Lastly, with an estimated 2.1 million federal civilian workers, the U.S. government is the largest employer. As we heard during the longest government shutdown, countless federal employees and their families were in desperate need of menstrual products, in addition to other basic needs items. As such, free menstrual products should be available in all federal buildings.
Ultimately, one's dignity cannot ever be comprised or deprived because they are menstruating or are unable to access and afford menstrual products.
Recently, other countries have undertaken major reforms to ensure their citizens have access to menstrual products. In November, Scotland became the first country to mandate free menstrual products to anyone in need. New Zealand announced that all schools would provide free menstrual products to students. Additionally, the United Kingdom launched a National Period Poverty Taskforce to address period poverty and stigma around menstruation, and subsequently announced that it would abolish the so-called "tampon tax" that was placed on menstrual products.
To date, five states have mandated that menstrual products be provided in schools, and 13 states passed laws to require them in prisons, jails, and shelters. It is long overdue for the United States to implement a national, whole-of-government strategy to address menstrual equity, and ensure that everyone who requires menstrual products have access to this basic health care right.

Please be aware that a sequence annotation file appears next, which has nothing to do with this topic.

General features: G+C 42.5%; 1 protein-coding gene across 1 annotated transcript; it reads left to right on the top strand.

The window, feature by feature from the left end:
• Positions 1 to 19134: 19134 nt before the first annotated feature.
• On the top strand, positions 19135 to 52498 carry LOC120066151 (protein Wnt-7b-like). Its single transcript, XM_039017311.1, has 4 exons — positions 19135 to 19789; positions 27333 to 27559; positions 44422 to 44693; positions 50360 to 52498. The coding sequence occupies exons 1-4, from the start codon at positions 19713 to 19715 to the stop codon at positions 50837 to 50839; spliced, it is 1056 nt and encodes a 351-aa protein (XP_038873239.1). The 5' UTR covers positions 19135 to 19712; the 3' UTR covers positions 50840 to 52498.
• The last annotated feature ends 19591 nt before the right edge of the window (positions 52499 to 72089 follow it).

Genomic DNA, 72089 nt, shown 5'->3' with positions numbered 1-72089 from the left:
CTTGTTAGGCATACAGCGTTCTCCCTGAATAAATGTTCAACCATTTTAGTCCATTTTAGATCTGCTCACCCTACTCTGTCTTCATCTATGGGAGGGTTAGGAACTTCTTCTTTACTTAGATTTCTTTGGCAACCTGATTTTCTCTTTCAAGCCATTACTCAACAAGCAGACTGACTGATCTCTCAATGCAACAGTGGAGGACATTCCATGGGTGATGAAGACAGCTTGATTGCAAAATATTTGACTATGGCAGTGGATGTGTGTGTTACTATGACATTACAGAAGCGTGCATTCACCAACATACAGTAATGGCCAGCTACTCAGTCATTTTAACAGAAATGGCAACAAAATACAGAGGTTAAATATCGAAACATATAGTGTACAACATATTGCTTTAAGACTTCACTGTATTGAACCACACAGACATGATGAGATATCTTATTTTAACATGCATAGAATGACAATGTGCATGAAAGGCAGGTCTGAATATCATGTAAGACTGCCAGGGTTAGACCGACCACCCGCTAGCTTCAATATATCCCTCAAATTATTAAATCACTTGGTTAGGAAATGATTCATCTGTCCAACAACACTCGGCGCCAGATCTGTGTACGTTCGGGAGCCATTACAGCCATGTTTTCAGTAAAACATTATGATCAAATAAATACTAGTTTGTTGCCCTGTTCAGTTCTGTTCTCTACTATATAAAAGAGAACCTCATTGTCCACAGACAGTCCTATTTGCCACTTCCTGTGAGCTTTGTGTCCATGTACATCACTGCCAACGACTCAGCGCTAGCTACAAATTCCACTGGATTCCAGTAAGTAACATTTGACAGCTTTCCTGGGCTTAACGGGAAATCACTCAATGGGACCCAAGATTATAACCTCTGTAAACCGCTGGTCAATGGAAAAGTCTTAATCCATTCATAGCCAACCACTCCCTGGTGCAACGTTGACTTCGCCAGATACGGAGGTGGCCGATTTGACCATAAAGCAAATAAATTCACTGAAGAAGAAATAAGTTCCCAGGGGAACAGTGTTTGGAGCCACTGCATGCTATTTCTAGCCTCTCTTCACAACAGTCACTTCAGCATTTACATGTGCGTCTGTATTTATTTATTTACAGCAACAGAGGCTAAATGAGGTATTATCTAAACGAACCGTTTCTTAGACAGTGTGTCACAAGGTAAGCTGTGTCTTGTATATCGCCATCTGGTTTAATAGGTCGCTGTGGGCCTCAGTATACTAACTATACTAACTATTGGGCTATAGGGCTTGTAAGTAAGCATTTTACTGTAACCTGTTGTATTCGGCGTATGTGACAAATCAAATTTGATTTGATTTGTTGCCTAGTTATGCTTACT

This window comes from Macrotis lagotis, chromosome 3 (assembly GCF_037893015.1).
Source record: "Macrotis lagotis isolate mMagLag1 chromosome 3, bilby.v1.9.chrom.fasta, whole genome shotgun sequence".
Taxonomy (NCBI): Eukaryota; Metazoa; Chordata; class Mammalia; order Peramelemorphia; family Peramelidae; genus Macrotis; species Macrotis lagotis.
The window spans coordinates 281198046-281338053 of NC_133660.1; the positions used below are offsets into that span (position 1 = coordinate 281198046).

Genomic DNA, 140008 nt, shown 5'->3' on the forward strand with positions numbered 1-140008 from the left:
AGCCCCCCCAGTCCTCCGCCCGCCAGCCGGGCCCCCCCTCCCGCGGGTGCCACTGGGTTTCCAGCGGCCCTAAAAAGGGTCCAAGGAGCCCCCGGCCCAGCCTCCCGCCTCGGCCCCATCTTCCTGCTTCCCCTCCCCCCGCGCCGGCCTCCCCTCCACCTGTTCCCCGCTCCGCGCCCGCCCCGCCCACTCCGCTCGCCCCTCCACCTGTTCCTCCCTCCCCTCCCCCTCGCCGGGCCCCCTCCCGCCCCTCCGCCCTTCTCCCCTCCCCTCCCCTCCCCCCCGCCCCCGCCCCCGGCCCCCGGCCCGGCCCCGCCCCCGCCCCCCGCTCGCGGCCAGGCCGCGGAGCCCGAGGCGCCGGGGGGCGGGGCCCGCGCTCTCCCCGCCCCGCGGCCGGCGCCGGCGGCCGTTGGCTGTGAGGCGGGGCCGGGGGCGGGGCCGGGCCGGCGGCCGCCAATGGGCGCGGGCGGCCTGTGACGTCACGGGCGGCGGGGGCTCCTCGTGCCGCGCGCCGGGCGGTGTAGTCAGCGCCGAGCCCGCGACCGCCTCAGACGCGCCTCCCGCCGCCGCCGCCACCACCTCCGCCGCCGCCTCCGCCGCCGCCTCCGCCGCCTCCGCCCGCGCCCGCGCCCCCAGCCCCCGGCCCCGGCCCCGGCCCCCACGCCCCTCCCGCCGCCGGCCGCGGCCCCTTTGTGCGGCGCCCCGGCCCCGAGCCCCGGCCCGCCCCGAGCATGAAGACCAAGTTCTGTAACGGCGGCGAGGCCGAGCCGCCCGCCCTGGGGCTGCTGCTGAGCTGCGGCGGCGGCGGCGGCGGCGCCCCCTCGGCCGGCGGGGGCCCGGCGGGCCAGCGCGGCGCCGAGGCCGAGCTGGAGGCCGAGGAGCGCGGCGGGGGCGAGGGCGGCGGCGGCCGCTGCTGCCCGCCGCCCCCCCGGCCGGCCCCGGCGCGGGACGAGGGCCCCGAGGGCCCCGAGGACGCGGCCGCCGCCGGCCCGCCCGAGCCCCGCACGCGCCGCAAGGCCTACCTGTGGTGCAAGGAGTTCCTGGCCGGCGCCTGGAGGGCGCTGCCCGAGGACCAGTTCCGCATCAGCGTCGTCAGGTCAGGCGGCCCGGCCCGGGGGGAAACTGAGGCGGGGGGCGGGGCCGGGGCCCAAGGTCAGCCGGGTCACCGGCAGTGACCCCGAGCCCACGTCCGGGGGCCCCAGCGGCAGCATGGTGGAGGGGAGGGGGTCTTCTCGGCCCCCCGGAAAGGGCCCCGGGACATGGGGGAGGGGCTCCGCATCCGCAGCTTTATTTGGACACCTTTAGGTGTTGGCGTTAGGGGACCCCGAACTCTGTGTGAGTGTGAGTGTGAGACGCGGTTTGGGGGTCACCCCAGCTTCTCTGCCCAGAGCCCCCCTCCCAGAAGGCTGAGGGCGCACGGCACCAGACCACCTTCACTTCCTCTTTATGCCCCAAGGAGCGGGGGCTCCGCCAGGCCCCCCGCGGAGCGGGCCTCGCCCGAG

As such, we urge you to implement a national strategy by:
1) Affirming menstrual equity as a fundamental health and human right, and to ensuring menstrual equity as a priority in any gender policy;
2) Ensuring U.S. foreign assistance incorporates principals of menstrual equity, including in the 2022 Global Water Strategy, and in development assistance efforts focused on keeping girls in school and addressing the needs of women and girls who have been displaced. In Africa, 1 in 10 girls miss school because of their periods each year, and in India, 1 in 5 girls drop out of school after they get their periods.
3) Supporting the provisions set forth in the Menstrual Equity for All Act by directing all relevant federal agencies to address menstrual product affordability and availability for all, including but not limited to: students in elementary and secondary schools, and higher education; individuals experiencing homelessness; incarcerated individuals and those who are detained or in custody; low-income families; federal employees; and employees at workplaces. Reforms should also include menstrual equity for veterans and Peace Corps volunteers.
4) Establishing the first-ever national Menstrual Equity Task Force under the White House Gender Policy Council, to report on findings and issue recommendations for combating period poverty across all areas of public life, as well as destigmatizing menstruation.
These actions would be meaningful steps to end period poverty once and for all. Throughout your time in public service, you have long fought for women's rights and their empowerment. As President, we urge you to create a safer, healthier, and more equitable future for women and girls in America through recognizing and addressing menstrual equity as a human right. We look forward to working with you and your Administration on these critical issues.